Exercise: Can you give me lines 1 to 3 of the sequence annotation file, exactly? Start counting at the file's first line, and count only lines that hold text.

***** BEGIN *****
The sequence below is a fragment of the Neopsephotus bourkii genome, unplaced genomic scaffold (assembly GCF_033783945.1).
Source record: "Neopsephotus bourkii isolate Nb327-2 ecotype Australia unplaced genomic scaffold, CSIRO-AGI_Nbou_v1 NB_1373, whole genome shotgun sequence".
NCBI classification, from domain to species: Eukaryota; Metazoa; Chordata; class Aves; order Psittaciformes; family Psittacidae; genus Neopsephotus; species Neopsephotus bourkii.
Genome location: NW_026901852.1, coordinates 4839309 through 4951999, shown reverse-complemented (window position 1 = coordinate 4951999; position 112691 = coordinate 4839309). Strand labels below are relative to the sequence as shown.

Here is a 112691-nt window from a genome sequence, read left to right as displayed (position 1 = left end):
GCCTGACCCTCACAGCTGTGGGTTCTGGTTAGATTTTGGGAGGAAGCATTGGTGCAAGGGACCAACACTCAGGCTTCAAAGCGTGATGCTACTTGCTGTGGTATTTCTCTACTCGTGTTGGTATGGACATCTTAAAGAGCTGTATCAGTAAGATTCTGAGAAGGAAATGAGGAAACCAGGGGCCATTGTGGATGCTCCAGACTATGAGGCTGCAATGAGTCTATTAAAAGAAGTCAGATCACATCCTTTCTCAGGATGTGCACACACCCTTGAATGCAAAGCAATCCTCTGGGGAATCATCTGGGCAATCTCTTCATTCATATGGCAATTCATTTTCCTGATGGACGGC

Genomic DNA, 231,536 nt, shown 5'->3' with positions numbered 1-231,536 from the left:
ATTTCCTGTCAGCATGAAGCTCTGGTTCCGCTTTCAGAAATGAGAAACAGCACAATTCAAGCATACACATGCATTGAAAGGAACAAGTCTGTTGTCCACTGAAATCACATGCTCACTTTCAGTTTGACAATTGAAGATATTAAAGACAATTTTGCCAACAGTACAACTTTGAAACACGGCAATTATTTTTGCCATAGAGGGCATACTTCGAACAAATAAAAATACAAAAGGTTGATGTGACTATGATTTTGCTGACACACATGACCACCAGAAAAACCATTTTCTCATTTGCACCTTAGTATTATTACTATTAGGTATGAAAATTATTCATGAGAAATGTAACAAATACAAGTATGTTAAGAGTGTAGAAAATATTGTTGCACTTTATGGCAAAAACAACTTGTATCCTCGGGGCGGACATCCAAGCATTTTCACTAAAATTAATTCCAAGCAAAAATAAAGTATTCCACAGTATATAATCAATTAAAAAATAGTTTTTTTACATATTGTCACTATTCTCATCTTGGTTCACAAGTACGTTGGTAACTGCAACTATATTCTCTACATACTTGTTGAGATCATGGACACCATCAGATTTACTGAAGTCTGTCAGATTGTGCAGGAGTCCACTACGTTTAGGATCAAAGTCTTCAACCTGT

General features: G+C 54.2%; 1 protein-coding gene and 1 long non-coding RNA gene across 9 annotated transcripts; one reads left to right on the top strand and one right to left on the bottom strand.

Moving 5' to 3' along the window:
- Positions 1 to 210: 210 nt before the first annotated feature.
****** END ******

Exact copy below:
The sequence below is a fragment of the Neopsephotus bourkii genome, unplaced genomic scaffold (assembly GCF_033783945.1).
Source record: "Neopsephotus bourkii isolate Nb327-2 ecotype Australia unplaced genomic scaffold, CSIRO-AGI_Nbou_v1 NB_1373, whole genome shotgun sequence".
NCBI classification, from domain to species: Eukaryota; Metazoa; Chordata; class Aves; order Psittaciformes; family Psittacidae; genus Neopsephotus; species Neopsephotus bourkii.